‘The third ‘Little Wychwell Mystery’, following ‘Did Anyone Die?’ and ‘A Very Quiet Guest’.
Priscilla becomes the temporary and unwilling landlady of Walls, Barnabus’ playboy friend. Shortly afterwards Antholian (Tony), Boris the Great Dane, Priscilla and Walls all accidentally become involved in an Undercover Operation.
Those who have been wondering about when they will encounter Charles, Priscilla’s elusive husband, and Felicity, Walls’ similarly absent fiancée, in person will be glad to hear that this is the book in which they both finally appear.’
Classics scholar Priscilla has a pleasant couple of weeks proofreading her latest book planned, but all is thrown into disarray when she becomes landlady to Walls, a young academic in hiding from his fiancée. Add another guest in the form of Priscilla’s friend Elodea’s dog Pippy, and an unfortunate misunderstanding over a silver Buddha, and it’s not long before Priscilla and Walls end up involved in Secret Service activities. It looks like Priscilla will have very little time for her work!
“All That Glisters Is Not Silver’ is the third in Stella Stafford’s ‘Little Wychwell Mystery’ series; a series that I’m very fond of. The series centres around two middle-aged women, Priscilla and Elodea, who are the first to admit that they make an unlikely pair! Priscilla teaches Classics at Oxford University, whilst Elodea spends her days fussing over her dog, Pippy, her often absent husband, and her four grown-up children. This duo find themselves drawn into many frankly bizarre, and hilarious situations, often accompanied by Pippy and at least one of Elodea’s children.
I have to admit that I was more than a little disappointed to discover that two of my absolute favourite ‘Little Wychwell’ characters, Elodea and her son Barnabus, are absent for most of the action and actually hardly appear in this story! However, I did enjoy the addition of some new protagonists, and the lovely Walls almost made up for me not getting my required dose of Barnabus.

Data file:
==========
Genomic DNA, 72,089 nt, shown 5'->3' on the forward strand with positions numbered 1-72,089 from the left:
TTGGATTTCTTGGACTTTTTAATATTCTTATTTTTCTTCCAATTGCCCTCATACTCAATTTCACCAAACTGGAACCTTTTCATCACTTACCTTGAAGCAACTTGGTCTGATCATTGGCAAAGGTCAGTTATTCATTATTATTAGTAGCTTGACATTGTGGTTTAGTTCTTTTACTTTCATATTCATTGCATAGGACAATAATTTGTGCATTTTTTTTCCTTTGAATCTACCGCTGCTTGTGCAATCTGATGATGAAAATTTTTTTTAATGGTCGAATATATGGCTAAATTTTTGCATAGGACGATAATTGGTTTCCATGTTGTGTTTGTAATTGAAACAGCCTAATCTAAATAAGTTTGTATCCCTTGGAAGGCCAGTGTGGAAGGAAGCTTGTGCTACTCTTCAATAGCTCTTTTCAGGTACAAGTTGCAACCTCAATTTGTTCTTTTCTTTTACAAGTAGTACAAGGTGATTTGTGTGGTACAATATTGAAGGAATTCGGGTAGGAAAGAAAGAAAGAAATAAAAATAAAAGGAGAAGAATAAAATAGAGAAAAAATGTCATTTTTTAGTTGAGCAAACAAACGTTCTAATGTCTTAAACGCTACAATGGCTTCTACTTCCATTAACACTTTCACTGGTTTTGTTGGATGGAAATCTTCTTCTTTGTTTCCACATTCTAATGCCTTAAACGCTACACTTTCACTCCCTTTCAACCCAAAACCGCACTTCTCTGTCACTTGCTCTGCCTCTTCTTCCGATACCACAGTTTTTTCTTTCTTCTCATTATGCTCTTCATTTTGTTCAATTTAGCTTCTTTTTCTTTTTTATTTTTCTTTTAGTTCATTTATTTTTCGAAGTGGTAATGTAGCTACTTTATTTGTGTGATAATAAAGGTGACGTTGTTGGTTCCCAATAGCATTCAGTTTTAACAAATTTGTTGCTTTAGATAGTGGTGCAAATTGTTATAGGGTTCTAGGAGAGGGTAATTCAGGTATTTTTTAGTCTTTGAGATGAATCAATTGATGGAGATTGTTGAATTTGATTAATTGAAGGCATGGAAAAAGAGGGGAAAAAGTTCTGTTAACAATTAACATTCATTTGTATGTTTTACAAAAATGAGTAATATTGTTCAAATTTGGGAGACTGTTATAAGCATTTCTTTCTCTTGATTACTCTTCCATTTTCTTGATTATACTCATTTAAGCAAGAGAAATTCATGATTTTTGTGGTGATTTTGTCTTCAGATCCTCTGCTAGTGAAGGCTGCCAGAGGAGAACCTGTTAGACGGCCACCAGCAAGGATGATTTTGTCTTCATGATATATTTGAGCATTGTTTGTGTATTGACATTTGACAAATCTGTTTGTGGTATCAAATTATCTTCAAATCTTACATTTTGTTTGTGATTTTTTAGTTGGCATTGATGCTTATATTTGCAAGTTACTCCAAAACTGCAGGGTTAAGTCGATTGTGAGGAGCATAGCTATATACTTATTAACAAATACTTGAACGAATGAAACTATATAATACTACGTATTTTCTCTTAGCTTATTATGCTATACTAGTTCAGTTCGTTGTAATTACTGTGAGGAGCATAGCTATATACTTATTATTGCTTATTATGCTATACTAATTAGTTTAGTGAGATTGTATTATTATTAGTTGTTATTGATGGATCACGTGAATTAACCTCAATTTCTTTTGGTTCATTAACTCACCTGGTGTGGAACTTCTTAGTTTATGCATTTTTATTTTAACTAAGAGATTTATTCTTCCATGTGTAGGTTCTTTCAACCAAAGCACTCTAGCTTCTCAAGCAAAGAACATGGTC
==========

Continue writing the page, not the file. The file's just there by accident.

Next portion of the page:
A keen, if not very talented, Latin scholar myself, I love Priscilla’s quotations, she seems to have one to fit any occasion, and they add a really individual touch to the series. I do feel for poor put-upon Priscilla, who frequently finds herself in situations she’d rather not be in thanks to her association with Elodea, her mad family and their friends.
I suppose it’s not absolutely essential to read the previous two volumes before starting this story, but I would thoroughly recommend doing so – you get so much more from the characters if you’ve followed them from the very beginning, especially since frequent references are made to their previous adventures.
I found Priscilla and Co’s latest escapades absolutely delightful. Perhaps Stafford’s stories aren’t the most polished of books, but they are hugely entertaining and charming, with extremely appealing characters and I will certainly continue reading further volumes by the author.